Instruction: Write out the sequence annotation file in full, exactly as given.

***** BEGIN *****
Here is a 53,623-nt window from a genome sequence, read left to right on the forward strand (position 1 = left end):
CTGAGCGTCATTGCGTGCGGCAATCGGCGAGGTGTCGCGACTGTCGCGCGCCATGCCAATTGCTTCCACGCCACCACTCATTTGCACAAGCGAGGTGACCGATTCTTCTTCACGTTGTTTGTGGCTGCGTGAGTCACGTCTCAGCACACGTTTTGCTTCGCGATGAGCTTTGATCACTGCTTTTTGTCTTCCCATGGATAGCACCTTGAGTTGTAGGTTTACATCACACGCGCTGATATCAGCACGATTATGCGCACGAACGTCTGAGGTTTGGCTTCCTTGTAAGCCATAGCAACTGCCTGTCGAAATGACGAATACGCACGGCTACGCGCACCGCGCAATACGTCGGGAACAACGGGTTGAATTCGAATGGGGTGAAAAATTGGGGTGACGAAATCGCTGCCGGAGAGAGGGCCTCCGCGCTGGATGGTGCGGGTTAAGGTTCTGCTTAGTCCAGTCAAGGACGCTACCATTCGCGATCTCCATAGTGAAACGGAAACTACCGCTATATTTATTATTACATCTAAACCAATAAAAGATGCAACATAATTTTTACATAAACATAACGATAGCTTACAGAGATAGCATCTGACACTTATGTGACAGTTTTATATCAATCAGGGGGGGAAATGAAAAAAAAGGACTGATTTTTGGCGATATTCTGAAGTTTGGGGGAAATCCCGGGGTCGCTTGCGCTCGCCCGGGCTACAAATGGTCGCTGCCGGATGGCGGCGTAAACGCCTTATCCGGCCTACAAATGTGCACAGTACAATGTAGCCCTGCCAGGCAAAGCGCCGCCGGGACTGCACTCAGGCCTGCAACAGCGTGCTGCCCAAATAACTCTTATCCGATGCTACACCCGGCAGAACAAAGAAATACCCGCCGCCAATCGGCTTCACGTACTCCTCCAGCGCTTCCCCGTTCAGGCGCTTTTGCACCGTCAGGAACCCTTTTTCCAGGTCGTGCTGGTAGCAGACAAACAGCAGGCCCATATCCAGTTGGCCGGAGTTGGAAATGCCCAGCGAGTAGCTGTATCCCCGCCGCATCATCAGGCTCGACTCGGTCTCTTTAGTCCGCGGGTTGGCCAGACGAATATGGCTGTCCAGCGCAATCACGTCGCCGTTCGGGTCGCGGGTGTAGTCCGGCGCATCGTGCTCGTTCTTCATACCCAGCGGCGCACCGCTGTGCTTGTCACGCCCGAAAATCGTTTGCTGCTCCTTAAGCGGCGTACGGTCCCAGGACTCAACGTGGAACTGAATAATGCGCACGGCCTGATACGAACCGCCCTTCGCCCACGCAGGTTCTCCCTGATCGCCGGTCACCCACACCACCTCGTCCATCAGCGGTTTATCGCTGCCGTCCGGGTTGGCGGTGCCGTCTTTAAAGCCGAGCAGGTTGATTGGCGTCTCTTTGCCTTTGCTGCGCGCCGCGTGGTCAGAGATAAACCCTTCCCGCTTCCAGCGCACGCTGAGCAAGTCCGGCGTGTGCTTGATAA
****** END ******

Here is a 53,623-nt window from a genome sequence, read left to right on the forward strand (position 1 = left end):
CTGAGCGTCATTGCGTGCGGCAATCGGCGAGGTGTCGCGACTGTCGCGCGCCATGCCAATTGCTTCCACGCCACCACTCATTTGCACAAGCGAGGTGACCGATTCTTCTTCACGTTGTTTGTGGCTGCGTGAGTCACGTCTCAGCACACGTTTTGCTTCGCGATGAGCTTTGATCACTGCTTTTTGTCTTCCCATGGATAGCACCTTGAGTTGTAGGTTTACATCACACGCGCTGATATCAGCACGATTATGCGCACGAACGTCTGAGGTTTGGCTTCCTTGTAAGCCATAGCAACTGCCTGTCGAAATGACGAATACGCACGGCTACGCGCACCGCGCAATACGTCGGGAACAACGGGTTGAATTCGAATGGGGTGAAAAATTGGGGTGACGAAATCGCTGCCGGAGAGAGGGCCTCCGCGCTGGATGGTGCGGGTTAAGGTTCTGCTTAGTCCAGTCAAGGACGCTACCATTCGCGATCTCCATAGTGAAACGGAAACTACCGCTATATTTATTATTACATCTAAACCAATAAAAGATGCAACATAATTTTTACATAAACATAACGATAGCTTACAGAGATAGCATCTGACACTTATGTGACAGTTTTATATCAATCAGGGGGGGAAATGAAAAAAAAGGACTGATTTTTGGCGATATTCTGAAGTTTGGGGGAAATCCCGGGGTCGCTTGCGCTCGCCCGGGCTACAAATGGTCGCTGCCGGATGGCGGCGTAAACGCCTTATCCGGCCTACAAATGTGCACAGTACAATGTAGCCCTGCCAGGCAAAGCGCCGCCGGGACTGCACTCAGGCCTGCAACAGCGTGCTGCCCAAATAACTCTTATCCGATGCTACACCCGGCAGAACAAAGAAATACCCGCCGCCAATCGGCTTCACGTACTCCTCCAGCGCTTCCCCGTTCAGGCGCTTTTGCACCGTCAGGAACCCTTTTTCCAGGTCGTGCTGGTAGCAGACAAACAGCAGGCCCATATCCAGTTGGCCGGAGTTGGAAATGCCCAGCGAGTAGCTGTATCCCCGCCGCATCATCAGGCTCGACTCGGTCTCTTTAGTCCGCGGGTTGGCCAGACGAATATGGCTGTCCAGCGCAATCACGTCGCCGTTCGGGTCGCGGGTGTAGTCCGGCGCATCGTGCTCGTTCTTCATACCCAGCGGCGCACCGCTGTGCTTGTCACGCCCGAAAATCGTTTGCTGCTCCTTAAGCGGCGTACGGTCCCAGGACTCAACGTGGAACTGAATAATGCGCACGGCCTGATACGAACCGCCCTTCGCCCACGCAGGTTCTCCCTGATCGCCGGTCACCCACACCACCTCGTCCATCAGCGGTTTATCGCTGCCGTCCGGGTTGGCGGTGCCGTCTTTAAAGCCGAGCAGGTTGATTGGCGTCTCTTTGCCTTTGCTGCGCGCCGCGTGGTCAGAGATAAACCCTTCCCGCTTCCAGCGCACGCTGAGCAAGTCCGGCGTGTGCTTGATAA